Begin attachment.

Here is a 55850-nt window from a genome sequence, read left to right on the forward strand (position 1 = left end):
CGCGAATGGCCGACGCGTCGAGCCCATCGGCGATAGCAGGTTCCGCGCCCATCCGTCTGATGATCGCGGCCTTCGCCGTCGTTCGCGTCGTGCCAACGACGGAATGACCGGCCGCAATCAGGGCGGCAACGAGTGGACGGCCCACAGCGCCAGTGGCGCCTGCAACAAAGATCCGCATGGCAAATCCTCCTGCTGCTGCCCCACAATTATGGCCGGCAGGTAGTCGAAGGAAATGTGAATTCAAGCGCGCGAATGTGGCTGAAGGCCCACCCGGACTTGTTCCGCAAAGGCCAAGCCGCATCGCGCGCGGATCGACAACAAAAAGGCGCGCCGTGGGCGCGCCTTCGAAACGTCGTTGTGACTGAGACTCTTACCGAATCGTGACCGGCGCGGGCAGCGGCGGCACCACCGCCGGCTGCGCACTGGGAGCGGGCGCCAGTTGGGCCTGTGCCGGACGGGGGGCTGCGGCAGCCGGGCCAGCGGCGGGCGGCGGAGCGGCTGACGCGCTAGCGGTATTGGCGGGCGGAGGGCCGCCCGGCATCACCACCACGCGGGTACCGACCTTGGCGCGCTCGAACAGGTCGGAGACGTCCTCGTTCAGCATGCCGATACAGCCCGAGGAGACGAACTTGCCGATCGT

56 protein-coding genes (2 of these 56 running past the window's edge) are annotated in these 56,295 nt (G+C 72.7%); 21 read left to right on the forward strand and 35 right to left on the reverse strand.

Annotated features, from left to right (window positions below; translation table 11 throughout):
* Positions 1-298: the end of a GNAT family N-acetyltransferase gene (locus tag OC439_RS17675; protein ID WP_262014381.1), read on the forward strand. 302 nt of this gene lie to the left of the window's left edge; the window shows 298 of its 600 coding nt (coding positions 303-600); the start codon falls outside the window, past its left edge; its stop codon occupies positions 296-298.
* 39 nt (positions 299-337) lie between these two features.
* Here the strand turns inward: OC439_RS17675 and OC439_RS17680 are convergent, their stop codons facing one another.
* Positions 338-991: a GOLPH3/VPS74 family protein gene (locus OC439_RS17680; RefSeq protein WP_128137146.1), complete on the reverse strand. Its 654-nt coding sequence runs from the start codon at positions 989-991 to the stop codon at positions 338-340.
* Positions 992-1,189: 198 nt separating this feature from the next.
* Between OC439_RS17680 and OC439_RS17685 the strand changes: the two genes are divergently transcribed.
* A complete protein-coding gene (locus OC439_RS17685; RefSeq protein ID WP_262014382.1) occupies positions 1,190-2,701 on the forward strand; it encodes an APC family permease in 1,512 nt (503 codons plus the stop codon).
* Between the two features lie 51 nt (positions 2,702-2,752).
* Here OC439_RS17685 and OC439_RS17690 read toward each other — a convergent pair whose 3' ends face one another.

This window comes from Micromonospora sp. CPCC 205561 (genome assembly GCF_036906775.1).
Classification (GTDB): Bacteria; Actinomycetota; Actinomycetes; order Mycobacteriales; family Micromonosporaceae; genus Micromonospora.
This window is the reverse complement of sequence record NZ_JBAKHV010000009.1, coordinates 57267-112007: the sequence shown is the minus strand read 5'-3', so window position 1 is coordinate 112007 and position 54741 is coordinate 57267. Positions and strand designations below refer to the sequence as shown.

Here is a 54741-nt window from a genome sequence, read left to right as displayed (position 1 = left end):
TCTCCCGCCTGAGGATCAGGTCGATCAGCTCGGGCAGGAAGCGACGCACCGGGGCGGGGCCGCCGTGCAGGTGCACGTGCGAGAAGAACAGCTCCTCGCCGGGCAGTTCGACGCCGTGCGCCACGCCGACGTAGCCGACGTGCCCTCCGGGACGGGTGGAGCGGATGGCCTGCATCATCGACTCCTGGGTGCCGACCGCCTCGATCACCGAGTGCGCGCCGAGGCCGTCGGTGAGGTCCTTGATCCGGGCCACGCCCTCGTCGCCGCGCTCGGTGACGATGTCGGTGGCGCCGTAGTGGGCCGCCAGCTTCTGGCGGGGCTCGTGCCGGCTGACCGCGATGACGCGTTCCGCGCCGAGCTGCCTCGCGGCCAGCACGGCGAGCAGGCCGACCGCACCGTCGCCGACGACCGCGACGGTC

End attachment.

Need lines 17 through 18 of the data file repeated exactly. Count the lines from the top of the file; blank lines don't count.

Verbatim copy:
Here is a 54741-nt window from a genome sequence, read left to right as displayed (position 1 = left end):
TCTCCCGCCTGAGGATCAGGTCGATCAGCTCGGGCAGGAAGCGACGCACCGGGGCGGGGCCGCCGTGCAGGTGCACGTGCGAGAAGAACAGCTCCTCGCCGGGCAGTTCGACGCCGTGCGCCACGCCGACGTAGCCGACGTGCCCTCCGGGACGGGTGGAGCGGATGGCCTGCATCATCGACTCCTGGGTGCCGACCGCCTCGATCACCGAGTGCGCGCCGAGGCCGTCGGTGAGGTCCTTGATCCGGGCCACGCCCTCGTCGCCGCGCTCGGTGACGATGTCGGTGGCGCCGTAGTGGGCCGCCAGCTTCTGGCGGGGCTCGTGCCGGCTGACCGCGATGACGCGTTCCGCGCCGAGCTGCCTCGCGGCCAGCACGGCGAGCAGGCCGACCGCACCGTCGCCGACGACCGCGACGGTC